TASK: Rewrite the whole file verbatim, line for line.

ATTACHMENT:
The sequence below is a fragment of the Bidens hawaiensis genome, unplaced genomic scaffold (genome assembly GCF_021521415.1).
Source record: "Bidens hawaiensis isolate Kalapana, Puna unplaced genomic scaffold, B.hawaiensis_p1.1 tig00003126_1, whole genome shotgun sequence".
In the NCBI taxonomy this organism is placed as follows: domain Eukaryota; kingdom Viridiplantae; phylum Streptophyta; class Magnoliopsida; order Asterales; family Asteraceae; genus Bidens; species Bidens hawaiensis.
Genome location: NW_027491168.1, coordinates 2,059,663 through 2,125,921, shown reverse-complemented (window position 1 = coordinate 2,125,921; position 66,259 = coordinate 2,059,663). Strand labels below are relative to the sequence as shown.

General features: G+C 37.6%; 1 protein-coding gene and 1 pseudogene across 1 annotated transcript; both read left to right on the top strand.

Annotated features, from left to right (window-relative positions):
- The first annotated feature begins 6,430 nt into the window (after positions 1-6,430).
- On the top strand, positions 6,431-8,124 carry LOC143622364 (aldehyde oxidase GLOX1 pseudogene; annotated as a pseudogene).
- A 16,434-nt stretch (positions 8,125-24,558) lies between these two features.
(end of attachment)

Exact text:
The sequence below is a fragment of the Bidens hawaiensis genome, unplaced genomic scaffold (genome assembly GCF_021521415.1).
Source record: "Bidens hawaiensis isolate Kalapana, Puna unplaced genomic scaffold, B.hawaiensis_p1.1 tig00003126_1, whole genome shotgun sequence".
In the NCBI taxonomy this organism is placed as follows: domain Eukaryota; kingdom Viridiplantae; phylum Streptophyta; class Magnoliopsida; order Asterales; family Asteraceae; genus Bidens; species Bidens hawaiensis.
Genome location: NW_027491168.1, coordinates 2,059,663 through 2,125,921, shown reverse-complemented (window position 1 = coordinate 2,125,921; position 66,259 = coordinate 2,059,663). Strand labels below are relative to the sequence as shown.

General features: G+C 37.6%; 1 protein-coding gene and 1 pseudogene across 1 annotated transcript; both read left to right on the top strand.

Annotated features, from left to right (window-relative positions):
- The first annotated feature begins 6,430 nt into the window (after positions 1-6,430).
- On the top strand, positions 6,431-8,124 carry LOC143622364 (aldehyde oxidase GLOX1 pseudogene; annotated as a pseudogene).
- A 16,434-nt stretch (positions 8,125-24,558) lies between these two features.